You ask yourself, is participating in the mass destruction of the undead really the right thing to do?

As a philosopher, you know that when you act you’re not just required to consider your own interests but the interests of others as well.

be sensitive

 

According to the website Dangerous Universe, during the first year of a zombie outbreak, the zombie population would surpass the remaining population of living people.

 

zombie population

 

Now, if having rights is all about having our interests served, whose interests are being served in a world populated by the undead? More to the point: whose interests should be served during the zombie apocalypse? Can the living morally justify killing the dead?

We’re told that the undead are no longer our friends, family and neighbors, but should that matter? Do the reanimated have no rights that the living are bound to respect?

 

THERE’S A 47% PERCENT CHANCE THAT AT SOME POINT DURING THIS CONFRONTATION THE INDIVIDUAL WHO IS NOT ALIVE WILL DECLARE THAT HE HAS RIGHTS

THERE’S A 47% PERCENT CHANCE THAT AT SOME POINT DURING THIS CONFRONTATION THE INDIVIDUAL WHO IS NOT ALIVE WILL DECLARE THAT HE HAS RIGHTS

 

Perhaps the correct question isn’t is participating in the mass destruction of the undead really the right thing to do? but rather, should the living give their lives to respect the rights of the dead?

Utilitarian ethics tell us that an act is morally permissible if the intended outcome results in the greatest good for the greatest number (The Greatest Happiness Principle).

 

THIS IS A UTILITARIAN CALCULUS

THIS IS A UTILITARIAN CALCULUS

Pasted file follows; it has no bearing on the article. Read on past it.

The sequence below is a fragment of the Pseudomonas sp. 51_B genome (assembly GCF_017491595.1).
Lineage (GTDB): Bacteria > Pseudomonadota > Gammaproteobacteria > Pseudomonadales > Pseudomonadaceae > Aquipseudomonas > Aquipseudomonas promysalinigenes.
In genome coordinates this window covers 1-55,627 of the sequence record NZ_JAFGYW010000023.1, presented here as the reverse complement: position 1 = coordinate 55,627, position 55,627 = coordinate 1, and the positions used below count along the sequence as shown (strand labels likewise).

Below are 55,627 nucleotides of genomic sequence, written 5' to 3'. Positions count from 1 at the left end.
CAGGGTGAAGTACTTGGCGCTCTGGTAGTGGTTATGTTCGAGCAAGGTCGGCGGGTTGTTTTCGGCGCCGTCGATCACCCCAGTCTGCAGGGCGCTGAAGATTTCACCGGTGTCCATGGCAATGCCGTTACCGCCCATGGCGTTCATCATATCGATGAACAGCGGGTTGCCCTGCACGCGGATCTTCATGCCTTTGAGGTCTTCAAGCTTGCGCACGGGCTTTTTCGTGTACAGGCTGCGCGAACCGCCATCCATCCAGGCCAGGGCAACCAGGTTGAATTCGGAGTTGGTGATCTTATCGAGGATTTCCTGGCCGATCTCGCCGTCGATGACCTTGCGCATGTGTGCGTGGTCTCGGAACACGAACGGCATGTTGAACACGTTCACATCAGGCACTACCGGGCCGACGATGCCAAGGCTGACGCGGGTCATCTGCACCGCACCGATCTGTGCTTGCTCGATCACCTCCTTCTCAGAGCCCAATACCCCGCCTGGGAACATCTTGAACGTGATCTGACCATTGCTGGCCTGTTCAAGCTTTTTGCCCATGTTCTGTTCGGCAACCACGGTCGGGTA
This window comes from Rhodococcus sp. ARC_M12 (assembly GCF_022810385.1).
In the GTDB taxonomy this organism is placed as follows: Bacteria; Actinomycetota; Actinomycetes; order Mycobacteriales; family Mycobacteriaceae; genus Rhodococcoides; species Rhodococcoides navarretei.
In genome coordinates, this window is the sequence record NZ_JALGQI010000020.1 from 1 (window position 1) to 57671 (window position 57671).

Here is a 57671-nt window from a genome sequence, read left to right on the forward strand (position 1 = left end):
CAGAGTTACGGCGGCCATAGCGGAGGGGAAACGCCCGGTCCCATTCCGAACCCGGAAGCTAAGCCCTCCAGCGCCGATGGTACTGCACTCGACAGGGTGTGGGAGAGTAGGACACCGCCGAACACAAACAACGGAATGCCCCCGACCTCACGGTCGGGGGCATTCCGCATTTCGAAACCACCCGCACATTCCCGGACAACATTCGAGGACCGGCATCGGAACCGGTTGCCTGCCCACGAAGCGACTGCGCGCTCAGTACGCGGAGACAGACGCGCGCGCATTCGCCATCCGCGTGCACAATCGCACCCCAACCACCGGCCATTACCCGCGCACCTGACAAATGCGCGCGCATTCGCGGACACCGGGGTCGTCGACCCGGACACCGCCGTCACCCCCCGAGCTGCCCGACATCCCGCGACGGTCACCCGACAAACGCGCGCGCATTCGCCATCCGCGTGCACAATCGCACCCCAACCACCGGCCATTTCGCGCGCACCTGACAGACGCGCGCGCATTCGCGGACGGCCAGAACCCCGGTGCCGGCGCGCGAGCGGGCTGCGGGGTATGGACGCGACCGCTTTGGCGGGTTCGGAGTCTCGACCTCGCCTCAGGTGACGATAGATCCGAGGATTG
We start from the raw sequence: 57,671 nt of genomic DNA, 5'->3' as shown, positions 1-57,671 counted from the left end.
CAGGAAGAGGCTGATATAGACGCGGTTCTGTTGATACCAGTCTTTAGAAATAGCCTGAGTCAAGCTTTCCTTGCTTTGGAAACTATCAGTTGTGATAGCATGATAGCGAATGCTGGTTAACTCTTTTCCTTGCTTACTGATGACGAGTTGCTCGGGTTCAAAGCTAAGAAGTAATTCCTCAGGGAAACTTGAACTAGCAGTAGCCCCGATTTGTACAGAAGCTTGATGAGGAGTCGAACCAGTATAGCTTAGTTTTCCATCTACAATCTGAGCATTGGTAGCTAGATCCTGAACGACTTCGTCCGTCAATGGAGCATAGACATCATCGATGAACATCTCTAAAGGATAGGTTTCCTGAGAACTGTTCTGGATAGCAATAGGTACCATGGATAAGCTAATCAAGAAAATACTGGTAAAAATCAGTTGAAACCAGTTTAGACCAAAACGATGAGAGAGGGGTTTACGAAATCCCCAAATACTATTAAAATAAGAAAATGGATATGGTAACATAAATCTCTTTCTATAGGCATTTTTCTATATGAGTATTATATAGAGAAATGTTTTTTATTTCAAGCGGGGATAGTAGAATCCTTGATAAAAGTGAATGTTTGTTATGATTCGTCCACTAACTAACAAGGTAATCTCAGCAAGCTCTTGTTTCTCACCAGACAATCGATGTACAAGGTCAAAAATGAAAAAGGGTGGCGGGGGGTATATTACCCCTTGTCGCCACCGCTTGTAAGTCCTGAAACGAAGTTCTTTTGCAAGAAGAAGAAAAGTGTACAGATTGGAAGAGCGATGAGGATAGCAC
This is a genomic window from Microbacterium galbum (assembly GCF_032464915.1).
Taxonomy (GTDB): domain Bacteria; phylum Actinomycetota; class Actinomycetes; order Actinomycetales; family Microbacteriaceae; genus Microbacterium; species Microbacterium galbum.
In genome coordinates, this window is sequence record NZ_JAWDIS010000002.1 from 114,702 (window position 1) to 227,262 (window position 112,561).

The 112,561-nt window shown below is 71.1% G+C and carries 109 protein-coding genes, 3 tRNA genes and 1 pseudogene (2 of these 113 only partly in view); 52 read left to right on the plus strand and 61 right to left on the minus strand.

In a zombie apocalypse the dead outnumber the living.

During the first year, anyway.

If the dead outnumber the living might we argue that according to the Greatest Happiness Principle the interests of the deceased take precedence over the interests of the living?

It would be unwise for a mortal to assume that the fact that the undead can’t articulate their interests infers that they don’t have them. It’s undeniable that zombies, despite being dead, have interests. They clearly want human flesh (or brains, depending on what zombie movie/TV series you’re watching).

 

tarman

 

If our ethics tell us that the only morally permissible acts are the acts that secure the greatest good for the greatest number and the dead outnumber the living, isn’t the happiness achieved if the dead are allowed to consume the living?

Now would be a good time for a …..

 

thought experiment

 

Let’s say, in the real world, cockroaches outnumber humans, and we’re not bound to respect their interests. That’s right. Simple numbers do not determine whose interests count over another. We wouldn’t say the fact that cockroaches outnumber humans means that we are morally obligated to place their needs before our own.

The fact that this: